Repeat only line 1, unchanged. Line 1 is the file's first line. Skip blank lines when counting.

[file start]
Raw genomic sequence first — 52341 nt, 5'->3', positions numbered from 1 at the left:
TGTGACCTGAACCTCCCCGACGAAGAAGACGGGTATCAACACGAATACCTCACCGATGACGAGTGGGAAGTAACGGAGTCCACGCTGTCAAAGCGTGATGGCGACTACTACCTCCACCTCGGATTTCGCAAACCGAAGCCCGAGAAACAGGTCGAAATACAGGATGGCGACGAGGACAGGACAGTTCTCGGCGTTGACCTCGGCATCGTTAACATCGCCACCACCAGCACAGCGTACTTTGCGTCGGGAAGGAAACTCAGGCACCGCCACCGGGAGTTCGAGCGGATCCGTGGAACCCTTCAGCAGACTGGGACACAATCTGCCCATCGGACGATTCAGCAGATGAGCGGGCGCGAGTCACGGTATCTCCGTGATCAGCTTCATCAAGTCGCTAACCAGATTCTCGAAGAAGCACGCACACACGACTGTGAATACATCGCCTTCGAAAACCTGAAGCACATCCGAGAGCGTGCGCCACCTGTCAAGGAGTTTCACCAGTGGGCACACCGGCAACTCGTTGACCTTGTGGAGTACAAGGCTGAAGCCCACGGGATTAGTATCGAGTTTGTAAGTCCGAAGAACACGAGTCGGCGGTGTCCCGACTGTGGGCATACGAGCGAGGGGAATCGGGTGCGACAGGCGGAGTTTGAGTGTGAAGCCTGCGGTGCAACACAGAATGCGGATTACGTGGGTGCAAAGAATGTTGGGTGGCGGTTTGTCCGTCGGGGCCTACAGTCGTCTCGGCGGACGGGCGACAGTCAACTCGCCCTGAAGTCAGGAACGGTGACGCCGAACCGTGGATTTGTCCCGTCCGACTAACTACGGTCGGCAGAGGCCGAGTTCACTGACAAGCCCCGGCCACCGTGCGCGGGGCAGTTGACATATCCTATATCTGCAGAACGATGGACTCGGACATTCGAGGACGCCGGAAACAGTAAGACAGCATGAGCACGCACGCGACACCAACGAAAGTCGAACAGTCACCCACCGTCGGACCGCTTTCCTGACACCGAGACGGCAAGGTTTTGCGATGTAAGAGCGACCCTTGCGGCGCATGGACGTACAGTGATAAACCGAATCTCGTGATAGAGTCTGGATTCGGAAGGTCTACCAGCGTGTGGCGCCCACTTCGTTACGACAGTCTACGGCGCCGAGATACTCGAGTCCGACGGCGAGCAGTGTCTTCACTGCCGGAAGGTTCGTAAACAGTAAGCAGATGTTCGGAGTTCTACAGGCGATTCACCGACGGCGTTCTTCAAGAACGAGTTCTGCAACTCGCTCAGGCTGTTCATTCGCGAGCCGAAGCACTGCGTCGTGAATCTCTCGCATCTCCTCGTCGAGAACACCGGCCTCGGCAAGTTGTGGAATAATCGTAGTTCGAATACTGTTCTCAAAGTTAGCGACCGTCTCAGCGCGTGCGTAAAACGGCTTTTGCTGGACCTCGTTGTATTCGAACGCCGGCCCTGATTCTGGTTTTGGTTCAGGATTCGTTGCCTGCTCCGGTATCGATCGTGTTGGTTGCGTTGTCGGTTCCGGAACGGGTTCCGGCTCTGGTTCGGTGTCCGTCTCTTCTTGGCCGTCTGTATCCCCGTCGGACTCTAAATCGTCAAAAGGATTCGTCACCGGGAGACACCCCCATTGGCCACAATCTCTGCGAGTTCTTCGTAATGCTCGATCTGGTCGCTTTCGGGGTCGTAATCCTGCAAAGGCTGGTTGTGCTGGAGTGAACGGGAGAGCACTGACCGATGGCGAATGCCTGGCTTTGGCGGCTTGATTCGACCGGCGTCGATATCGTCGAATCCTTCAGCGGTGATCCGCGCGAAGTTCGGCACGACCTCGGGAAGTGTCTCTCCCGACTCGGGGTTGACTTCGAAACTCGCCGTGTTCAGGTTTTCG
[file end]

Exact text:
Raw genomic sequence first — 52341 nt, 5'->3', positions numbered from 1 at the left: